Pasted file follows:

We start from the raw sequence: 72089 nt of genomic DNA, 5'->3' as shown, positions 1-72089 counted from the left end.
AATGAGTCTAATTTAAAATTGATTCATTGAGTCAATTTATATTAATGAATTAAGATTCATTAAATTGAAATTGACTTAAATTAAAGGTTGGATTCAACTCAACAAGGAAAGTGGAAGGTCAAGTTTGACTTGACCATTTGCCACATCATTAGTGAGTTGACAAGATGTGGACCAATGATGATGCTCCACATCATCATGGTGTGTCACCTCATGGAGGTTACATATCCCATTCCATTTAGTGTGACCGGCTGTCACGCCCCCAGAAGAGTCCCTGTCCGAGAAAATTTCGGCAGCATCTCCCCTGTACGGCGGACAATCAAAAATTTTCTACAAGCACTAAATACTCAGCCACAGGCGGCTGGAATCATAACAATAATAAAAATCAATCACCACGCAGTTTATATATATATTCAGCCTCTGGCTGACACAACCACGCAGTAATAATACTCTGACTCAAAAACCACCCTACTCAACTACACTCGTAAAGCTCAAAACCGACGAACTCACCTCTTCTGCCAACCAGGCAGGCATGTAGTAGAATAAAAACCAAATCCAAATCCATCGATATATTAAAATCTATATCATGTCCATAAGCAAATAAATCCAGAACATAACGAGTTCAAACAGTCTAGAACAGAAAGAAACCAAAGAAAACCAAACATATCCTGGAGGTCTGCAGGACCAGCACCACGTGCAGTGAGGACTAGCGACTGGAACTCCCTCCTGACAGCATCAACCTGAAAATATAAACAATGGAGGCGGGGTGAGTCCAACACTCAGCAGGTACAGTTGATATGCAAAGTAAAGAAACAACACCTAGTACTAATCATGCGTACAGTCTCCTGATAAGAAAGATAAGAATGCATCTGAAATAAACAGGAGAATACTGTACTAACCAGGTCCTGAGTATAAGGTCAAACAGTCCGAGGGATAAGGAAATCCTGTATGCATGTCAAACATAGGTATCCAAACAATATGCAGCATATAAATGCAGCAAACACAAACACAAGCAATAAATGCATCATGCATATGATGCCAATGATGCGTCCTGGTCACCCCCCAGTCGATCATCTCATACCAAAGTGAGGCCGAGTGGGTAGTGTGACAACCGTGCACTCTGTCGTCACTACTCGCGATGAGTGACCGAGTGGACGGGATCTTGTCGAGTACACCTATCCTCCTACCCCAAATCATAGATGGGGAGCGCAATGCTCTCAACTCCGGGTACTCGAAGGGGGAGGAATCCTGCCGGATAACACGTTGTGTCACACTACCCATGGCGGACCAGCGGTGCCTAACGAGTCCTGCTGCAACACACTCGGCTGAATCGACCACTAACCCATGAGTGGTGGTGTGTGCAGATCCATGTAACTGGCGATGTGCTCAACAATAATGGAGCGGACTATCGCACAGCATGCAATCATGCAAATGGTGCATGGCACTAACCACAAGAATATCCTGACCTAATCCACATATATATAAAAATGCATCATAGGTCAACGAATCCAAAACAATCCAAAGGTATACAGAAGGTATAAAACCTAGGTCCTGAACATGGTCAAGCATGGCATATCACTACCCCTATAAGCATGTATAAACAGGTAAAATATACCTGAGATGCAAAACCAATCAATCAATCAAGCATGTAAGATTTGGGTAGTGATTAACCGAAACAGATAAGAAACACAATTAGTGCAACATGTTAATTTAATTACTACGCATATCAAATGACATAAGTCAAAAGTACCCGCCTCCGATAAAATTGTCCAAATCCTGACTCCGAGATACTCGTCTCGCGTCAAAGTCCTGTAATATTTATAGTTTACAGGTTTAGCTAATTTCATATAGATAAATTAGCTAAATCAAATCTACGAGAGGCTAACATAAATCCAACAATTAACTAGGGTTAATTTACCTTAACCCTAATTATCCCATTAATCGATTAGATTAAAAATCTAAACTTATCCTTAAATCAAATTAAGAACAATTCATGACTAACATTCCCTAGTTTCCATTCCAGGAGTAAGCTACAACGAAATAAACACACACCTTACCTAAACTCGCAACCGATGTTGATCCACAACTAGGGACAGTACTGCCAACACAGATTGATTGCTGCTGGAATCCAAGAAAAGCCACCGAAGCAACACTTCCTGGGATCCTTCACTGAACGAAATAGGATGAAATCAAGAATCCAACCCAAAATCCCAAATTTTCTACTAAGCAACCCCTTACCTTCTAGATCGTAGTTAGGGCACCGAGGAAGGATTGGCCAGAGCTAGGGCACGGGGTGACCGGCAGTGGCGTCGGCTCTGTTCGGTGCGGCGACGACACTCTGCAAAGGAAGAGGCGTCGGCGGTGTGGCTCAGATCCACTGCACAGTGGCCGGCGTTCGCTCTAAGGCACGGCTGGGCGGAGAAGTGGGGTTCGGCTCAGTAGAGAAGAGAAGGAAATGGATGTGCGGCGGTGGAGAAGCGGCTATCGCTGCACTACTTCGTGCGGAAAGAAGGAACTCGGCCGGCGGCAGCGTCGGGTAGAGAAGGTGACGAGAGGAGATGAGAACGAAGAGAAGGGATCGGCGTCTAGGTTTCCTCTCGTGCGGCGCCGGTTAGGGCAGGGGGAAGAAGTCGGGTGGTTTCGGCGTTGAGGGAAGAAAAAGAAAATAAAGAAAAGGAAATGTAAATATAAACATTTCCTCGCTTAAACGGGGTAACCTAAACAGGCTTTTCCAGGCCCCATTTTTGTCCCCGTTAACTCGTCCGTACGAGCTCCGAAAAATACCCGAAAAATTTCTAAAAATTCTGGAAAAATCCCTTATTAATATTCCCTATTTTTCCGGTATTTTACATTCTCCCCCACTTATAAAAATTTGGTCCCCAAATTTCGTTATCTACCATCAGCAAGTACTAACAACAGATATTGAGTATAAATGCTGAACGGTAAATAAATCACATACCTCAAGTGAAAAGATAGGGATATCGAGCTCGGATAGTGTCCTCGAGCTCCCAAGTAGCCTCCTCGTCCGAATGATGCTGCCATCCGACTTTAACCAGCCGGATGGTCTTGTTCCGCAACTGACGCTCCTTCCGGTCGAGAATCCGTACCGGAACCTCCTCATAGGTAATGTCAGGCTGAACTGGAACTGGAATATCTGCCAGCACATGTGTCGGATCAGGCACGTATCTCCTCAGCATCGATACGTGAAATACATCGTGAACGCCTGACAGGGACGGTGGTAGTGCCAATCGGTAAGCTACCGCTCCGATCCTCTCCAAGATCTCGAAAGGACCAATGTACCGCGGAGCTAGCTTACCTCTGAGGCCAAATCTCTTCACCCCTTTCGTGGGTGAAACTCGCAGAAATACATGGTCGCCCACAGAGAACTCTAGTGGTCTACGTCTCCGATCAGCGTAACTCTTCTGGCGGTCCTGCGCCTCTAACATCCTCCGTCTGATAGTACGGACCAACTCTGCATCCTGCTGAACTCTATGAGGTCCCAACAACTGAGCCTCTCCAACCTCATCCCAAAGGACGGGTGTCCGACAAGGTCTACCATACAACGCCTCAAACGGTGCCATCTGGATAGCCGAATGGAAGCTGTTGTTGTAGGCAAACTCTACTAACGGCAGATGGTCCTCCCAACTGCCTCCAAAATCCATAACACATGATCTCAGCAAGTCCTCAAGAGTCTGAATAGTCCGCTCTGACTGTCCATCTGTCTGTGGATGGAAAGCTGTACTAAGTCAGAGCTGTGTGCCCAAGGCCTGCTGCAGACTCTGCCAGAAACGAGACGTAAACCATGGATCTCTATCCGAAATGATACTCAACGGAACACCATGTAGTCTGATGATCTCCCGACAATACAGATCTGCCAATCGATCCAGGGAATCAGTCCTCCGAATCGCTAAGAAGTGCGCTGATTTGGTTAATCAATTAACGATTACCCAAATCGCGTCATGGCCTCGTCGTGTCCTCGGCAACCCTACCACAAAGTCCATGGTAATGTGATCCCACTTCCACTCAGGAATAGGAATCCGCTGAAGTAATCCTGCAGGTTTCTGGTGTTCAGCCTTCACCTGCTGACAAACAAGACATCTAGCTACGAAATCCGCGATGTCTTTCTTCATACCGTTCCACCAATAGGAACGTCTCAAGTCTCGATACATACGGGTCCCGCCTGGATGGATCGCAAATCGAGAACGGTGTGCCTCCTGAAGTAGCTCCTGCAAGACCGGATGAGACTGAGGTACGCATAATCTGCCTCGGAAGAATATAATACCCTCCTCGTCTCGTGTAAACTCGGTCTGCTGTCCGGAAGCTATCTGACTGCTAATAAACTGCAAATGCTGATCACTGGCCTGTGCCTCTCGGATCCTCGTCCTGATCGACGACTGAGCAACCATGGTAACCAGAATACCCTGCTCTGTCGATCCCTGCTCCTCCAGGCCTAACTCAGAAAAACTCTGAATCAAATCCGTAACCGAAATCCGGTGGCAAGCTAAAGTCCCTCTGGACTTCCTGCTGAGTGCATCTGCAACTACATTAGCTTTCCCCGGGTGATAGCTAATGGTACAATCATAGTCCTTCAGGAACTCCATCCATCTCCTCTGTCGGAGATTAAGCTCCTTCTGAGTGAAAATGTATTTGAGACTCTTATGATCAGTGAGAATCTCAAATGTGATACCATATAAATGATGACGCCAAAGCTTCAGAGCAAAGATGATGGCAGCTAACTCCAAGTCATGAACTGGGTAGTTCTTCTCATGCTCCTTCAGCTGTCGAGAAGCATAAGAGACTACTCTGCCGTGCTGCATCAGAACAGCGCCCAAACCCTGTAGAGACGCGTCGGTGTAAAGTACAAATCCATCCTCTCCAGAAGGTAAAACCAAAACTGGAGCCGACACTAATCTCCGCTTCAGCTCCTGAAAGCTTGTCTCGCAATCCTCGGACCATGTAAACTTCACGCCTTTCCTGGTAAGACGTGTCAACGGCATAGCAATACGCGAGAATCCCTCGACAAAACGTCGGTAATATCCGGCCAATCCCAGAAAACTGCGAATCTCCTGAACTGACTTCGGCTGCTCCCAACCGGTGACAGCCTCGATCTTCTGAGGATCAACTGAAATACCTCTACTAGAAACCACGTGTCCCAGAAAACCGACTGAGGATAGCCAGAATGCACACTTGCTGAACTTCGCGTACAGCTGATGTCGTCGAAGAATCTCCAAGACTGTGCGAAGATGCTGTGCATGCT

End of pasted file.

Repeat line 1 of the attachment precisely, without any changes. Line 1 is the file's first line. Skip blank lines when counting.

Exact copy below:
We start from the raw sequence: 72089 nt of genomic DNA, 5'->3' as shown, positions 1-72089 counted from the left end.